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Resilience - "I will bend, but not break!"

By Stephen C. Schultz


re·sil·ience
Spelled [ri-zil-yuh ns]
noun
1. The power or ability to return to the original form, position, after being bent, compressed, or stretched; elasticity.


The day started out better than most. It was Saturday morning and a cool 64 degrees. I stepped out the back door and turned the sprinklers on. I glanced skyward to the sound of about 15 Canadian “honkers”, flying in the standard V formation. The sky was blue, not a cloud in sight. Fall time at 5000 feet is a beautiful time of year.

Out of the corner of my eye, I caught a glimpse of a reflection beyond the fence and noticed a pool of water that did not represent the amount of time that the sprinklers were on. It was under a hemlock and I had never seen the water pool up like that before. So, I stepped around the fence to get a better look. I couldn’t see very well from my current vantage point and decided that the only way to get a good look was to dash into the yard…yes, I would get wet!

As I ran into the yard next to the 100 year old birch tree, I saw water gurgling up out of the ground and flowing along the fence. This was not a good sign. I stood there for just a moment surveying the situation and then ran, hunched over, back towards the driveway. (I’m not sure why I hunched over…it’s not like each water droplet was incoming artillery! Although it might as well have been the way I was zig-zagging and running through the grass!)
I turned the sprinklers off and went back over to where the water welled up out of the ground. This was quickly going from a good day to not so good. The water was coming out of the ground near the base of the 100 year old birch tree. The water meant that there was probably a broken pipe. The pipe was most likely cracked do to pressure from the roots of the birch tree. The pipe was a metal pipe and was not very resilient in the face of the constant pressure from the root.  I knew I could fix the pipe, that wasn’t the problem. The problem was getting to the pipe. No doubt, I would be digging through roots…not only the birch tree roots, but the roots of the hemlock as well. I now had a day long project.


I walked up to the garage and grabbed a shovel and a pick. As I turned to head back to the tree, Ryan my 17 yr old son stepped out the back door and met me in the driveway. We walked back to the muddy site and he stood there, surveying the situation. I explained that if we dig where the water is coming out of the ground, we may or may not find the pipe. The chances were pretty good that the pipe was broken somewhere else and the water was simply following the path of least resistance along a root somewhere until it gurgled through to the surface.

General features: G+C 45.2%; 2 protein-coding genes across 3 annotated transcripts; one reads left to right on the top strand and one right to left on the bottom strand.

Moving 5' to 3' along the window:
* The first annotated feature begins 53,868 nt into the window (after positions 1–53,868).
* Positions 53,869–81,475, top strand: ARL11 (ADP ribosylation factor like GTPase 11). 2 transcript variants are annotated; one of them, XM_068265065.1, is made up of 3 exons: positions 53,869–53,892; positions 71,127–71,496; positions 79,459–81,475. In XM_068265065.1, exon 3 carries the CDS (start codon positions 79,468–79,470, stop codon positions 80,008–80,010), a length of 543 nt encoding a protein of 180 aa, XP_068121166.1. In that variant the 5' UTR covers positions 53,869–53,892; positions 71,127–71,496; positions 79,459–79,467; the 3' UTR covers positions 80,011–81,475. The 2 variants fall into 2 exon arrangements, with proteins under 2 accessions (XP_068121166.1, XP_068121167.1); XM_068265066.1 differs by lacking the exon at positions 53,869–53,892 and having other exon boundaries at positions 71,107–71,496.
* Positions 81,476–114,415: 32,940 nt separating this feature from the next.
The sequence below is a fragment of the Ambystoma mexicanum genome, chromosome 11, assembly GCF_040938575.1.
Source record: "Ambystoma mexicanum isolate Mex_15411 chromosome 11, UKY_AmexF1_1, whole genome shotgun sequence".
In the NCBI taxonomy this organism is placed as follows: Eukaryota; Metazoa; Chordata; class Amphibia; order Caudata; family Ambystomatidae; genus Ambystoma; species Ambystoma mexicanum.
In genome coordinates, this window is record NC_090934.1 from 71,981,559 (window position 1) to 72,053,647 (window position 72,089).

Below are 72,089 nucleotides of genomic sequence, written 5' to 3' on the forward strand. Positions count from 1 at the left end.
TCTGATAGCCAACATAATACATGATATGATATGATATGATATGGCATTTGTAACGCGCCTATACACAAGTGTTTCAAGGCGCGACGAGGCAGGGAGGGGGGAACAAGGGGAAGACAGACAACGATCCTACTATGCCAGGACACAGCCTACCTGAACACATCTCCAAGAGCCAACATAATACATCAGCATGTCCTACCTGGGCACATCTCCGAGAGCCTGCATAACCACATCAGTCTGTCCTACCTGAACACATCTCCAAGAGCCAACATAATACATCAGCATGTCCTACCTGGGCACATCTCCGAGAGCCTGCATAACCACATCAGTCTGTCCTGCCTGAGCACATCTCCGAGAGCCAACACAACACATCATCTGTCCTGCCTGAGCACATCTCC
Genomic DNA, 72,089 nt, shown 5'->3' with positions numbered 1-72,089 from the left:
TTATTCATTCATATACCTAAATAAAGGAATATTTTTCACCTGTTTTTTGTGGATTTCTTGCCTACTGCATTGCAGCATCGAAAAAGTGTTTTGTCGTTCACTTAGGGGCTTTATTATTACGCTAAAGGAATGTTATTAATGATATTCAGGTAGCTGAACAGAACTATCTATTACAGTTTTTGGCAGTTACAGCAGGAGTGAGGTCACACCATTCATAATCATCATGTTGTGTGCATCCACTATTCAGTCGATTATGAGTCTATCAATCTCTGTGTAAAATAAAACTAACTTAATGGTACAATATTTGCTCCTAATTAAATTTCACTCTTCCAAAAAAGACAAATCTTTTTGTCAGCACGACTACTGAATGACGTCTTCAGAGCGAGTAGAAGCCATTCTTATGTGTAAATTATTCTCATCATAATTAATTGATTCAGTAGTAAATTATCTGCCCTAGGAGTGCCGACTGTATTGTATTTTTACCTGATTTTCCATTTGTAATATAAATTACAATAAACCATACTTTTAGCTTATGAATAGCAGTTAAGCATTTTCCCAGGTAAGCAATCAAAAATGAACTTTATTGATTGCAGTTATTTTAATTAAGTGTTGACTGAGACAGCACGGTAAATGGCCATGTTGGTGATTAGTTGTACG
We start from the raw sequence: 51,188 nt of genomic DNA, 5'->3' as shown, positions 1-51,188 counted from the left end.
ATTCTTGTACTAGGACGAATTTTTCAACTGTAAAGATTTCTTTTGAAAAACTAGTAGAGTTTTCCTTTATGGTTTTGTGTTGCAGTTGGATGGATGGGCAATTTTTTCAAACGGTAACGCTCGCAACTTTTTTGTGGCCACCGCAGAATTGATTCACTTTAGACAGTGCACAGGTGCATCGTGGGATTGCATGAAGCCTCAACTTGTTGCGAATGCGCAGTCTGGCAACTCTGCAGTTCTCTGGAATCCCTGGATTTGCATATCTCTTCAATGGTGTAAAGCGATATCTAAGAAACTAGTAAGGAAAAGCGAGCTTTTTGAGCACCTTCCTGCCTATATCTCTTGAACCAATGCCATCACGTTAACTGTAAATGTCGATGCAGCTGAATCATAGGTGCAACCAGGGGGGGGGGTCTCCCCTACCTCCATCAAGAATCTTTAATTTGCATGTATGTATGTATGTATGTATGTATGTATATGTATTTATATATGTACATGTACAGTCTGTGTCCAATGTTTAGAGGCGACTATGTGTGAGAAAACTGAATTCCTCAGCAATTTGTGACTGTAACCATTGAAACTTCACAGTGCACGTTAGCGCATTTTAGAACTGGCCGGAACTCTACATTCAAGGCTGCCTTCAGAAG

I handed Ryan the pick and I took the shovel. We started digging. We eventually found the pipe, it took a few hours, but we found it. And, we were able to share an experience and work side by side, father and son. While this was one of those father/son “work in the yard” moments, it wasn’t the reason for this particular post. I’ve been thinking about this experience not in terms of father and son but in terms of water and roots.

That pipe was put in the ground at least 50 years ago. Over time, the tree grew, life happened. The pressure associated with life started to affect the pipe. At first the pipe bent and dealt with the pressure just fine. As I dug deeper, it was apparent that this pipe was being pressured at many different points by many different roots. There were three or four large roots applying pressure, some over the top and others underneath. As Ryan and I worked to repair the pipe, we first had to cut away some of the roots. Some were small enough to pull away by hand. Others required the use of pruning shears and on a few of them we needed a small saw.

How often do we find ourselves battling the pressure in life?  For most of us it’s every day…life happens. The question then becomes, “How do we prune the roots of pressure in our lives so we bend, but don’t break?” The natural tendency is to ignore the problem. But, I can assure you that the broken pipe would not have fixed itself! Sometimes it may be small things we have to change. Other times, the course corrections in life are major. Sometimes it is important for us to make changes in ourselves. In other instances, we need to intervene in the life of a loved one. In either situation, it’s nice to have a close friend or family member there to share in the burden of inconvenience, provide some much needed feedback and lighten the work load a bit. While I could have accomplished all that was needed to fix the pipe by myself, it was nice to have my son there by my side.

re·sil·ience/Spelled [ri-zil-yuh ns]  noun
2. Ability to recover readily from illness, depression, adversity, or the like; buoyancy.


Comments

judithwelltree said…
Great story and a powerful analogy! Really made me think about 'intervention'-sometimes we hang back too long in fear of interfering!

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